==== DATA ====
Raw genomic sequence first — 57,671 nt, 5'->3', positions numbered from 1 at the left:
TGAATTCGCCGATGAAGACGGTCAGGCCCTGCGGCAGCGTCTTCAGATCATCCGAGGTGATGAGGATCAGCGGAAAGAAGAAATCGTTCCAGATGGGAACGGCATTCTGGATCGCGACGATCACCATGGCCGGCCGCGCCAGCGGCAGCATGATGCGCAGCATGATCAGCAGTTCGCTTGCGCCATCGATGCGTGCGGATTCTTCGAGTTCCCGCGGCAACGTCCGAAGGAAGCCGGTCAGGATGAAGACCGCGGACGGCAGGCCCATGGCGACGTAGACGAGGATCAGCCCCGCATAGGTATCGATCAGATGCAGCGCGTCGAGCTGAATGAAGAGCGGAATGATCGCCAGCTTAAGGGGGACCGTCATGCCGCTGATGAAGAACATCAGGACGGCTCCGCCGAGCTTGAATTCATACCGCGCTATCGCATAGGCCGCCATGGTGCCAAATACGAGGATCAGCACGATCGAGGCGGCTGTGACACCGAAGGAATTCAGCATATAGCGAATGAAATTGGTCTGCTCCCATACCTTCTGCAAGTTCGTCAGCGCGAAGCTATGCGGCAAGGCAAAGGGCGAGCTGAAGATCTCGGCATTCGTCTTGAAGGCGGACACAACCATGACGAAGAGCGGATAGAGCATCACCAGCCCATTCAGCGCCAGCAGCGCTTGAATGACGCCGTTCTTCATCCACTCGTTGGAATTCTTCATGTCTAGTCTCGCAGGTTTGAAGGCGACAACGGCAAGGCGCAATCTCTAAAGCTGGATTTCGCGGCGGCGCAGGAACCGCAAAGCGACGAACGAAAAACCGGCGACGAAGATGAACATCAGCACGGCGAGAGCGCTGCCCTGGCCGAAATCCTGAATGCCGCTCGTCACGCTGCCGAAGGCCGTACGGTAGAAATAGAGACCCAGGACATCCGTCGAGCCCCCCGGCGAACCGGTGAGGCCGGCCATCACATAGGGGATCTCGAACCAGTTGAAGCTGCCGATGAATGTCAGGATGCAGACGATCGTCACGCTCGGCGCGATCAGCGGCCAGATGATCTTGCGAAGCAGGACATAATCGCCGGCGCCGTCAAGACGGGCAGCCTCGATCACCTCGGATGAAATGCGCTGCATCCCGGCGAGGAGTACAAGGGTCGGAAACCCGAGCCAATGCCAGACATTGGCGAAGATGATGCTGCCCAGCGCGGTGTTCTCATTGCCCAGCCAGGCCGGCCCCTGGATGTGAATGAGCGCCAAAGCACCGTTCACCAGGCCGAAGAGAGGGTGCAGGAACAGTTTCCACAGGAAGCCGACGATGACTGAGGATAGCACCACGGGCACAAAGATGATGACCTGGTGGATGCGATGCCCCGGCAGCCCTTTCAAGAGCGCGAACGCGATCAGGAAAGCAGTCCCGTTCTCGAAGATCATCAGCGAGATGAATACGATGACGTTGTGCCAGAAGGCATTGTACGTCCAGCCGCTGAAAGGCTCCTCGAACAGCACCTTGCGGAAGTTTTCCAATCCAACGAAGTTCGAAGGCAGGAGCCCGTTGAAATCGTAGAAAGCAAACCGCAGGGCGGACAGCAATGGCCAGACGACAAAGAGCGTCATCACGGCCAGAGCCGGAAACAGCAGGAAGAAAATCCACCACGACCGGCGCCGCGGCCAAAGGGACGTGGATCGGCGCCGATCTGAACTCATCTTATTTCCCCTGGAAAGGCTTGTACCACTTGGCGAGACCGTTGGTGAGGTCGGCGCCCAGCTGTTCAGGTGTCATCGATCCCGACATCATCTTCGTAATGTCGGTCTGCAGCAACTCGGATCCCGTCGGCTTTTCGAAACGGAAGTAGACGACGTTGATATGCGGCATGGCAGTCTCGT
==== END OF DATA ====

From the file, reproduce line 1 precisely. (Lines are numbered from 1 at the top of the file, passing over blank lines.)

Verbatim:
Raw genomic sequence first — 57,671 nt, 5'->3', positions numbered from 1 at the left: